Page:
Sandersville to George L. Smith State Park
The Days Inn offered complimentary coffee, plain bagels, instant oatmeal and bananas. We were hungry again shortly after our departure from the motel. I was hoping to stop somewhere in Bartow for more food, but we ended up passing through it without seeing any indication of development or even residential occupancy.
We stopped to consult our maps, and it looked like next town on our route was Statesboro. We didn’t think we could make it there by the end of the day, and both of us had run out of water, so Dallas decided it was best to divert our course south to Swainsboro in search of food and water. The road we chose to ride down was newly paved (unlike many of the dirt roads that had been slowing us down recently), but provided no shade from the hot sun. Along the way, we did pass by a small cluster of buildings, including a church where we were able to fill up our water bottles from the faucet outside.
When we arrived in Swainsboro, the only appealing restaurant/cafe was closed for the day, and we were once again left with only fast food options. We stopped at a grocery store first and bought some juice and watermelon to share. At the checkout, we asked where we could eat that was not fast food, and the cashier told us of a Mexican restaurant further down the main road. The restaurant, El Valle, had horrible reviews on google, but was still better than fast food. The slow service gave us an excuse to rest for quite a while.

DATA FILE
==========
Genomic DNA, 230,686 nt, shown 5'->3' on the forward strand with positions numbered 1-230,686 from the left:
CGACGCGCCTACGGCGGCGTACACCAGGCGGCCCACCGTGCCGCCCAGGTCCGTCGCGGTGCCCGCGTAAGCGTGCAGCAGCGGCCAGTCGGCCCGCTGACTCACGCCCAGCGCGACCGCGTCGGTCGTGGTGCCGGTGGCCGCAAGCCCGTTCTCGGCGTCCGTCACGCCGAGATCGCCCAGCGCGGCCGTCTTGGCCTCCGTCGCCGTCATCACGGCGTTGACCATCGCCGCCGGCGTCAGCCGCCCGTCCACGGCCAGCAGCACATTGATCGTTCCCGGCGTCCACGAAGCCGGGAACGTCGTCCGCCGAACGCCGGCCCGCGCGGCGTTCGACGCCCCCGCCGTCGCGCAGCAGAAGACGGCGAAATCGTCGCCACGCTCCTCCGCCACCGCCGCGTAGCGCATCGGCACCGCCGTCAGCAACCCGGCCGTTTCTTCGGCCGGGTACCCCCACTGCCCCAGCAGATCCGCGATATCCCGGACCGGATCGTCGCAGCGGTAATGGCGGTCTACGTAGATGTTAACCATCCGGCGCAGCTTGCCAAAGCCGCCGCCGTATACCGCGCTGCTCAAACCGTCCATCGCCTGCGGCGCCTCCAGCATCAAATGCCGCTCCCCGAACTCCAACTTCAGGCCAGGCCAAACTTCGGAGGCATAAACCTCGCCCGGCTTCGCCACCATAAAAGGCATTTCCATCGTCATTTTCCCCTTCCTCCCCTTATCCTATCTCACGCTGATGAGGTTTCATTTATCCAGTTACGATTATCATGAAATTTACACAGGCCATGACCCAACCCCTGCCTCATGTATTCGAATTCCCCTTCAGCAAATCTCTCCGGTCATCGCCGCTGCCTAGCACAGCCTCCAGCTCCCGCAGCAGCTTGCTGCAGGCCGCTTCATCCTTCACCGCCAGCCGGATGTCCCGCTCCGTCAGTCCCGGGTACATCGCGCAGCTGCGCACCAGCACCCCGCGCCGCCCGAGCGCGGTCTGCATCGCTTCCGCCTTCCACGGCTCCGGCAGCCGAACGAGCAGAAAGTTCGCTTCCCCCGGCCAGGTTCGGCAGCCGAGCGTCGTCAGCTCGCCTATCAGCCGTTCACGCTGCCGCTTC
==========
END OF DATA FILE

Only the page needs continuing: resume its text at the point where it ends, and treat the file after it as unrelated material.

From Swainsboro, Dallas and I headed east about 15 miles to George L. Smith State Park. Just before turning down the road to the park, we stopped at a gas station that was about to close. The woman reopened the doors so we could buy some ice-cream and candy bars, and another woman who was relaxing in a rocking chair on the porch told us to come back tomorrow.
We arrived at the park after dark, and it was difficult to see much of anything. We passed by an RV park and other various camping facilities to turn onto several dark and subsequently narrower roads, eventually working our way further from any sign of human existence. The last road was blocked by a metal gate, and from there we turned onto a dirt path. The site we chose to camp was damp but padded by pine needles. It had been our longest day of riding since our practice ride from Mandeville, and we fell asleep quite easily.
Posted on 15 May 2012, in Bicycle Touring, New Orleans to Newport. Bookmark the permalink. Leave a comment.